Update: You can watch the asteroid flyby on the video above for yourself thanks to A Live broadcast From the Virtual Telescope Project, which will begin at 1:00 PM ET on February 2.
A “potentially dangerous” asteroid the size of a football field will safely pass by Earth on Friday (February 2), making it the closest we have come to our planet in more than 100 years. It will also be at least several centuries before this space rock comes close to us again.
The massive asteroid, called 2008 OS7, is about 890 feet (271 meters) across, and will pass by Earth at a distance of about 1.77 million miles (2.85 million kilometers), according to NASA’s Jet Propulsion Laboratory (JPL). For context, that’s more than seven times farther than the Moon orbits Earth.
As it passes near Earth, the asteroid will move at about 41,000 mph (66,000 km/h), according to the Jet Propulsion Laboratory (JPL).
To compare the size of this space rock with other asteroids, it is about half the size of the asteroid Bennu, which was observed by NASA. Visited and sampledIt is at least 70 times smaller than the Vredefort meteorite The largest known space rock to ever reach Earth.
Related: “Killer planet” asteroids hide under the glare of the sun. Can we stop them in time?
Due to its size and proximity to Earth, the asteroid Classified as potentially dangerous Despite the fact that it will never get close enough to impact our planet, as JPL predictions show. If the space rock hits Earth, so be it Big enough to wipe out a large cityLike New York.
However, the object is not massive enough to be considered a The “killer planet” asteroid.Like the Vredefort meteorite or space rock The dinosaurs were wiped out 66 million years ago.
NASA has identified about 25,000 potentially dangerous asteroids, although a large percentage of them are not as large as the impending space rock. One of these deadly asteroids is expected to hit Earth every 20,000 years, Live Science previously reported.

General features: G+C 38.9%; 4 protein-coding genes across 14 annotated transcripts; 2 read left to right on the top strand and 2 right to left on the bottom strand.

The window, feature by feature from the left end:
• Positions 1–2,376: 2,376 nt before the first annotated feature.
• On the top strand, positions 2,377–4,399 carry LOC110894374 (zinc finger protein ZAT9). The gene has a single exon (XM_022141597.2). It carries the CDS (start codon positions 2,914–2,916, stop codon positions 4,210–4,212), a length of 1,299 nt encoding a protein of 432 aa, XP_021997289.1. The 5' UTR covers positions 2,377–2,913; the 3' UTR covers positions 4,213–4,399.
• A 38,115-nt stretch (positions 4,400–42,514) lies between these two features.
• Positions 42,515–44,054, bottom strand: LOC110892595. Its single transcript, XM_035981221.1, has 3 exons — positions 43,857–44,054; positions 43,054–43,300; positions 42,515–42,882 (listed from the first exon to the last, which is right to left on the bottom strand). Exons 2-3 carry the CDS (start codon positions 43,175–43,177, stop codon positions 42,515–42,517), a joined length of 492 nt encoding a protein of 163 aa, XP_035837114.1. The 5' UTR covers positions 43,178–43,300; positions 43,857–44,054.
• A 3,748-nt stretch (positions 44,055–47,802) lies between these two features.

2008 OS7 has a highly elliptical orbit, meaning it does not orbit evenly the sun. For this reason, the distance between it and Earth varies greatly the closer the space rock gets to our planet. For example, when the asteroid approached us shortly after its discovery in 2008, it was about 55.9 million miles (90 million kilometers) away from us, more than 30 times farther than it will be this week, according to JPL.
Scientists have directly observed the asteroid flyby by Earth only twice before. But based on the space rock’s orbital data, JPL has simulated every close approach of the asteroid since 1900 and predicted every close approach it will make through 2198. The asteroid is not expected to be closer at any other point than in this data set that extends back nearly 300 years. For our planet than it was on February 2 of this year.
Several other asteroids have come close to or directly collided with Earth in the past few weeks.
On January 27, A An asteroid the size of an airplane passed near Earth At a distance of only 220,000 miles (354,000 km), it is slightly closer than the Moon to our planet. On January 21, astronomers discovered a child-sized asteroid about 3 hours before its approach. It exploded in the air over Germany.